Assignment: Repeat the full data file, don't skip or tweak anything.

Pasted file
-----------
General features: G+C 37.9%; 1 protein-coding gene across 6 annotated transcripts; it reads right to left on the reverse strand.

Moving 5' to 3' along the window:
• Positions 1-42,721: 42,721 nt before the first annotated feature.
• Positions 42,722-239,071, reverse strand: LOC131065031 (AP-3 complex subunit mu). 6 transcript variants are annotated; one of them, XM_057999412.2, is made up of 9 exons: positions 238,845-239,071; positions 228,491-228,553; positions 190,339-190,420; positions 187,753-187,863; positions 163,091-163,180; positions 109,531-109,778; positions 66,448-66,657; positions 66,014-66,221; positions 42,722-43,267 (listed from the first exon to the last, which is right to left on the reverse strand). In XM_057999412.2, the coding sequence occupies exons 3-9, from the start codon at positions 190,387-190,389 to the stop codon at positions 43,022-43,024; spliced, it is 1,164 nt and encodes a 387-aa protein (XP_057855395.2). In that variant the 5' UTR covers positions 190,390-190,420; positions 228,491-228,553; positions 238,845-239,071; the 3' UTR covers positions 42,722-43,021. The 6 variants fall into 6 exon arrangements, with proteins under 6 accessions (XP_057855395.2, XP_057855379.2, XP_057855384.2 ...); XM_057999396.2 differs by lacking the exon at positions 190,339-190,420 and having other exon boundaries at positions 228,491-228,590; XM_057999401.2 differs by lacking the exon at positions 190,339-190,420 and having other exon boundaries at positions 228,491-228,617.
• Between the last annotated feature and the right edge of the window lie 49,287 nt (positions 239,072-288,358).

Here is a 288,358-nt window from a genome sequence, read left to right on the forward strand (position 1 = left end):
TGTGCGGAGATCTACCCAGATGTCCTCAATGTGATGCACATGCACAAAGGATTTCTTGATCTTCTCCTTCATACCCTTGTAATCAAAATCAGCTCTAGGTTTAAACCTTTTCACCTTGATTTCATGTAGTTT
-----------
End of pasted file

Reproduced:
General features: G+C 37.9%; 1 protein-coding gene across 6 annotated transcripts; it reads right to left on the reverse strand.

Moving 5' to 3' along the window:
• Positions 1-42,721: 42,721 nt before the first annotated feature.
• Positions 42,722-239,071, reverse strand: LOC131065031 (AP-3 complex subunit mu). 6 transcript variants are annotated; one of them, XM_057999412.2, is made up of 9 exons: positions 238,845-239,071; positions 228,491-228,553; positions 190,339-190,420; positions 187,753-187,863; positions 163,091-163,180; positions 109,531-109,778; positions 66,448-66,657; positions 66,014-66,221; positions 42,722-43,267 (listed from the first exon to the last, which is right to left on the reverse strand). In XM_057999412.2, the coding sequence occupies exons 3-9, from the start codon at positions 190,387-190,389 to the stop codon at positions 43,022-43,024; spliced, it is 1,164 nt and encodes a 387-aa protein (XP_057855395.2). In that variant the 5' UTR covers positions 190,390-190,420; positions 228,491-228,553; positions 238,845-239,071; the 3' UTR covers positions 42,722-43,021. The 6 variants fall into 6 exon arrangements, with proteins under 6 accessions (XP_057855395.2, XP_057855379.2, XP_057855384.2 ...); XM_057999396.2 differs by lacking the exon at positions 190,339-190,420 and having other exon boundaries at positions 228,491-228,590; XM_057999401.2 differs by lacking the exon at positions 190,339-190,420 and having other exon boundaries at positions 228,491-228,617.
• Between the last annotated feature and the right edge of the window lie 49,287 nt (positions 239,072-288,358).

Here is a 288,358-nt window from a genome sequence, read left to right on the forward strand (position 1 = left end):
TGTGCGGAGATCTACCCAGATGTCCTCAATGTGATGCACATGCACAAAGGATTTCTTGATCTTCTCCTTCATACCCTTGTAATCAAAATCAGCTCTAGGTTTAAACCTTTTCACCTTGATTTCATGTAGTTT